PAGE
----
There are a couple of things that struck me during the course of Rally Sweden.
First, the impressive run by Elfyn Evans. He isn’t the most gregarious of young men, but with every rally he is clearly growing in confidence and it’s great to see. He and Kris Meeke were locked in their own battle for sixth place after both had mishaps earlier in the rally. Meeke is still the faster of the two drivers, and at times was very impressive in Sweden given it was only his second outing on snow, but made another error in the final stage. Evans, unaware of Meeke’s misfortune (split times are no longer communicated to the cars during a stage), was forced to push as hard as he could and blitzed through the stage in hugely impressive fashion with not a wheel out of place. It showed great maturity and huge promise for the future.
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It was great to see Thierry Neuville showing his true pace again as well. Clearly very comfortable in the car, he was driving absolutely on the limit and it was great to see him take the fight to the VWs. If any evidence is needed of just how hard he was pushing, he set a new world record distance of 44m at the jump over Colin’s Crest. His updated i20 can’t come soon enough.
Watching the way each car leapt off the line at the start of the final power stage it was quite shocking to see the rabid ferocity of the VWs compared to the others. Talking to Nicky Grist last week he mentioned that he thought it was the Polos’ engines that were the VW team’s advantage and it certainly looked that way on Sunday.
Finally, I can’t say Ogier endeared himself to me. I’ve never been his biggest fan. He is undoubtedly stunningly fast behind the wheel, and to watch him in full flight is to be in awe. The way he aggressively pushed his Polo to the very limit during the final stage in Sweden was staggering. However, his attitude has always irritated me. Frequently he just seems arrogant and if he’s not winning then he’s whingeing.
However, it was his reaction when being interviewed at the end of the final stage on Sunday that really wound me up. Sitting in the car with the microphones in his face as he explained how hard he had been pushing to stay ahead of Neuville and overhaul his teammate Mikkelsen, one of the journalists suddenly shouted ‘Mikkelsen’s spun!’. Instantly his eyes gleamed, he punched the air and yelled ‘yeaahhhhh!’ before saying how well he had done to win given that he had endured a rubbish road position for most of the rally. Then he undid his belts and climbed onto the roof of the car to celebrate.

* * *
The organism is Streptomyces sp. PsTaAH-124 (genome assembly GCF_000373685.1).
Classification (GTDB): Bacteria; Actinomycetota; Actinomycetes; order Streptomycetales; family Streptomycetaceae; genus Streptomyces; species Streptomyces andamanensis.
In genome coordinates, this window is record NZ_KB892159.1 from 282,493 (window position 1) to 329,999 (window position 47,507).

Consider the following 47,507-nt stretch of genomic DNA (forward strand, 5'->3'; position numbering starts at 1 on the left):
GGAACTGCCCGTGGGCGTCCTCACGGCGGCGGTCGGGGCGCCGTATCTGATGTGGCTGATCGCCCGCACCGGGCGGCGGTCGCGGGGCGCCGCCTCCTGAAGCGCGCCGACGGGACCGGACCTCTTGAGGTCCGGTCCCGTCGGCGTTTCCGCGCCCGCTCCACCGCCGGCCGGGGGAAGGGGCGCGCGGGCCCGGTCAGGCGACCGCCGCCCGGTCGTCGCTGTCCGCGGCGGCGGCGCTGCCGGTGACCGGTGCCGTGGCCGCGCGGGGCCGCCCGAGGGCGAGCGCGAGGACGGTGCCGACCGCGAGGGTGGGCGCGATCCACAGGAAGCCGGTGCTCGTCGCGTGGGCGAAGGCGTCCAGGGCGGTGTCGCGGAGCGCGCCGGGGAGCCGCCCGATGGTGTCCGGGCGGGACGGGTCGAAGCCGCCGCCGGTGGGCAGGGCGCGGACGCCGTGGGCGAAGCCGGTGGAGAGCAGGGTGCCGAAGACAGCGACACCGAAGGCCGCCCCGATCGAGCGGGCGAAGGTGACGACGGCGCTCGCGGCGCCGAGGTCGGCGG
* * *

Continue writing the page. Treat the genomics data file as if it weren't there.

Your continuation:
Not a single enquiry as to whether Mikkelsen was ok. Given how hard Ogier knew everyone was pushing and the dangers of the sport, that is unforgivable in my eyes. A touch of magnanimity would have been nice, but some concern for his teammate was essential.
Compare his reaction to that of Mikkelsen on Friday evening when he was informed he was leading the rally after both Ogier and Latvala had lost time. In the same situation (ie fresh through a stage and still sitting in the car) he had the good grace to look shocked and say that it made things interesting and that it was ‘sad for them because they really did a good rally’.
(NB - concern for their health wasn’t necessary because he had passed Latvala in the stage and seen that he was ok and Ogier was ahead of him having finished the stage, just with a slow time).
You could argue that Ogier’s ruthless hunger for victory is what has made him a two-time world champion. Perhaps so, but to me there is more to being a true champion than just success.